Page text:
This week in animal research 170715
During hibernation bears can prevent their bones from degrading by suppressing the natural release of calcium from the skeleton into the bloodstream. The same period of inactivity in humans, such as might be experienced during long spaceflight, would lead to severely weakened bone structure. Researchers at Georgia Regents University in Augusta have identified two enzymes that are responsible for keeping bears' bones in good condition during hibernation.
“This could be the basis for a new therapy for astronauts, or people with a bone-related chronic illness,” said Meghan McGee-Lawrence, assistant professor in cellular biology and anatomy and an author of the study. “We know that hibernation is controlled by the brain. Our next step is to understand how these proteins and enzymes get turned down by a bear’s brain to reduce bone loss.”
Profoundly deaf mice have had their hearing improved by a gene therapy treatment using a genetically modified virus. The treatment alters the hairs in the inner ear, correcting mutations that prevent these hairs from responding to sound. The researchers hope that this finding could lead to a treatment for some forms of deafness within the next decade.
Dr Jeffrey Holt, one of the researchers from Boston Children's Hospital, told the BBC News website: "We're very excited about it, but we're also cautiously optimistic as we don't want to give false hope. It would be premature to say we've found a cure. But in the not-too-distant future it could become a treatment for genetic deafness so it is an important finding.
Studies suggest that the hands of chimpanzees have evolved more than the hands of humans in the last few million years. Whereas the human hand has remained fairly similar in proportions over thousands of generations, the chimpanzee has seen a steady increase in the finger length, which helps it clutch at branches.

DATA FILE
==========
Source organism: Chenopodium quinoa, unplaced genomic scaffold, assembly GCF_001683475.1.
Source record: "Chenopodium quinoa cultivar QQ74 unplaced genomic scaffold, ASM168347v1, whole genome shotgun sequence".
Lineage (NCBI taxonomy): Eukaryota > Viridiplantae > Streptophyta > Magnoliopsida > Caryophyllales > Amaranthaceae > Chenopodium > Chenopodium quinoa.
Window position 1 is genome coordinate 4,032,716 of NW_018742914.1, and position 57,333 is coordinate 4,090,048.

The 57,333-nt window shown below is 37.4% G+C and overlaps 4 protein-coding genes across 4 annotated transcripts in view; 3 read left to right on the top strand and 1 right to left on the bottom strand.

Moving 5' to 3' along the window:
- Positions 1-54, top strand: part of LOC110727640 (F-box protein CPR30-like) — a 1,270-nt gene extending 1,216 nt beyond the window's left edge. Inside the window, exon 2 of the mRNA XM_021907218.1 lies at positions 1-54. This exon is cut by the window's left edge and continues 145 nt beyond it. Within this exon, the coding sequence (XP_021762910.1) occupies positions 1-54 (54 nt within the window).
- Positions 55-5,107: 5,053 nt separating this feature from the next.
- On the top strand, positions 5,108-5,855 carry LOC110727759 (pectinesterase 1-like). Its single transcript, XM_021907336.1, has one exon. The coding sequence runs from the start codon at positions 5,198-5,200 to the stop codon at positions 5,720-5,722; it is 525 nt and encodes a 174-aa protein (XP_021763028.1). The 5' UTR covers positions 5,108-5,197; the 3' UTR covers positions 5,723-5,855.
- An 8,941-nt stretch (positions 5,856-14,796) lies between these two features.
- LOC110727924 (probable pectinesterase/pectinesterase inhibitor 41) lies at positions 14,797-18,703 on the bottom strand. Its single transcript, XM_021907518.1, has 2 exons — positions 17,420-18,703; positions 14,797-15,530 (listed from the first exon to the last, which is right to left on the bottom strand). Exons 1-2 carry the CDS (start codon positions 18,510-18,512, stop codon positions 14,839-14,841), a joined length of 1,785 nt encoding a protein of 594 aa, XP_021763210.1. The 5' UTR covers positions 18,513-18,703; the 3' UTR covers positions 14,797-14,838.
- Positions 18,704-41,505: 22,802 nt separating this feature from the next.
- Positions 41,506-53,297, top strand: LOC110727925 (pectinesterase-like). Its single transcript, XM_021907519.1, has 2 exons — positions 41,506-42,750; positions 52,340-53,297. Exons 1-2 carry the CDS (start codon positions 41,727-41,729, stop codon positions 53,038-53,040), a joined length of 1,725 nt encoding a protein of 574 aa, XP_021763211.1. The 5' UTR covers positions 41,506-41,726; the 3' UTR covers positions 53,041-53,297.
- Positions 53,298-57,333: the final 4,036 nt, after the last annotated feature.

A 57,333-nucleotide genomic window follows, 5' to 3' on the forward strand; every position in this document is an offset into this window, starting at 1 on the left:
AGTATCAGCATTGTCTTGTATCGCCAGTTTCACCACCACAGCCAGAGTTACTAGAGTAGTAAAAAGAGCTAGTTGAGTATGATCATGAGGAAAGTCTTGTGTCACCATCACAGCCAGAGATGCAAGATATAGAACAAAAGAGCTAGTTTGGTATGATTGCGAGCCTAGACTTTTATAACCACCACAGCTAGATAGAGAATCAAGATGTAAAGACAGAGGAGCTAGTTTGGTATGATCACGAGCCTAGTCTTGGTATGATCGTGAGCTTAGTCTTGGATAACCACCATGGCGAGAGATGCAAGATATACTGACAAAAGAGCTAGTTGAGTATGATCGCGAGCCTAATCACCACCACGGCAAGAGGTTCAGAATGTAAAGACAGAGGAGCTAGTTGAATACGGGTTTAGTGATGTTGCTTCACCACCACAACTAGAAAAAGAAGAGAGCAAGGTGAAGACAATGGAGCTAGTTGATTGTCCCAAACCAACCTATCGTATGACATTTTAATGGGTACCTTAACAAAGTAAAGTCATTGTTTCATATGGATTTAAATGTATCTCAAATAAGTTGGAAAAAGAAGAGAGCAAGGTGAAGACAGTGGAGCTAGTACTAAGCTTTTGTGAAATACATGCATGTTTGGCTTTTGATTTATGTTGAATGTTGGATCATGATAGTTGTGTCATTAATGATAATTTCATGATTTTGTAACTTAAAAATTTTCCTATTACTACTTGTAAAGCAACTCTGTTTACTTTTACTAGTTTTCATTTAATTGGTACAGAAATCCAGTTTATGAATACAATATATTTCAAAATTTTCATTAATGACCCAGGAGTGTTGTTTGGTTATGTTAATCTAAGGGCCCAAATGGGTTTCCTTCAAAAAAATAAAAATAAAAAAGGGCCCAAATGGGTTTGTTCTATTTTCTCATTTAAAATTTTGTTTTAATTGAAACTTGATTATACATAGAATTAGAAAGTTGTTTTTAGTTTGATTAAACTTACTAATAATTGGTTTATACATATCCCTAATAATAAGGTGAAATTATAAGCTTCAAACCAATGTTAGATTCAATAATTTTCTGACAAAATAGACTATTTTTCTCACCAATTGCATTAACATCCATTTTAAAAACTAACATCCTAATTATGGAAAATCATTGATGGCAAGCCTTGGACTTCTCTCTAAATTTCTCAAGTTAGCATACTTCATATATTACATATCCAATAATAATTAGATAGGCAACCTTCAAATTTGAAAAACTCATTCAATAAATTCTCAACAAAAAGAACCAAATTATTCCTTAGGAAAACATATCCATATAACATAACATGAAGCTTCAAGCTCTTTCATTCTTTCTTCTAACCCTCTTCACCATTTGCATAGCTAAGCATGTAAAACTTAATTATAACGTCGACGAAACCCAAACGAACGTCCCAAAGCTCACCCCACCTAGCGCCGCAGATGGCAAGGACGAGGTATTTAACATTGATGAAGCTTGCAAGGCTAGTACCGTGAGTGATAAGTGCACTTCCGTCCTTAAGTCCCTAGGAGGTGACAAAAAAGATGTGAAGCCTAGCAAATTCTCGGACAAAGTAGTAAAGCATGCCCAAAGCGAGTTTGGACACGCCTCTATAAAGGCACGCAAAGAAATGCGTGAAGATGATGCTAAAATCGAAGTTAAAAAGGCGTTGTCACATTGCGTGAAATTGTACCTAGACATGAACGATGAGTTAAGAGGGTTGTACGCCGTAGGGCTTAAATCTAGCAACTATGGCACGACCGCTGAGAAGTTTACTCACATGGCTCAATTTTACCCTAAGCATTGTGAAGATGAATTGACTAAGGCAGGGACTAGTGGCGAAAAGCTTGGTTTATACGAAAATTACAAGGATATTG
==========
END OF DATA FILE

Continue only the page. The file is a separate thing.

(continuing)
"Human ancestors that were studied included Ardipithecus ramidus and Australopithecus sediba, which lived around 5.6 million and 2 million years ago, respectively. But despite the huge age gap, their hands were not found to be all that different in terms of thumb and finger size. Chimps, conversely, have seen their fingers elongate in that time in order to help them cope with hanging from branches."
Researchers at the University of Texas have developed an aerosolised Ebola vaccine which has been shown to protect rhesus monkeys from the disease. The advantage of an inhaled vaccine is that it can be given by someone who is not a trained medical expert. Of 12 primates given the disease, all ten vaccinated primates (some with the aerosol vaccine, some with liquid vaccine) survived. Such research could be important not only for humans, but for wild gorilla populations in Africa, which have been decimated by the disease.
Alex Bukreyev, senior author of the research, said:
“This study demonstrates successful aerosol vaccination against a viral hemorrhagic fever for the first time. A single-dose aerosol vaccine would enable both prevention and containment of Ebola infections, in a natural outbreak setting where healthcare infrastructure is lacking.”
Crowdfunding is going to help sequence the black rhino genome before it is too late. Just over 100 years ago, there were more than 1 million black rhinos in Africa. Today a mere 5,055 animals remain on the planet due to habitat loss and poaching. Crowdfunding has helped researchers start a project that aims to sequence the genome of the endangered animal and use the information within it to help keep the species alive. The role of the public in funding scientific project is gradually growing.
‘speed cells’ in brain track how fast animals run. The brain has its own system for tracking where we go and scientists have now discovered an extra component of this navigational system in rats – a group of neurons that alter their firing according to the pace at which the rodents run. This may explain how the brain maintains a constantly updated map of our surroundings.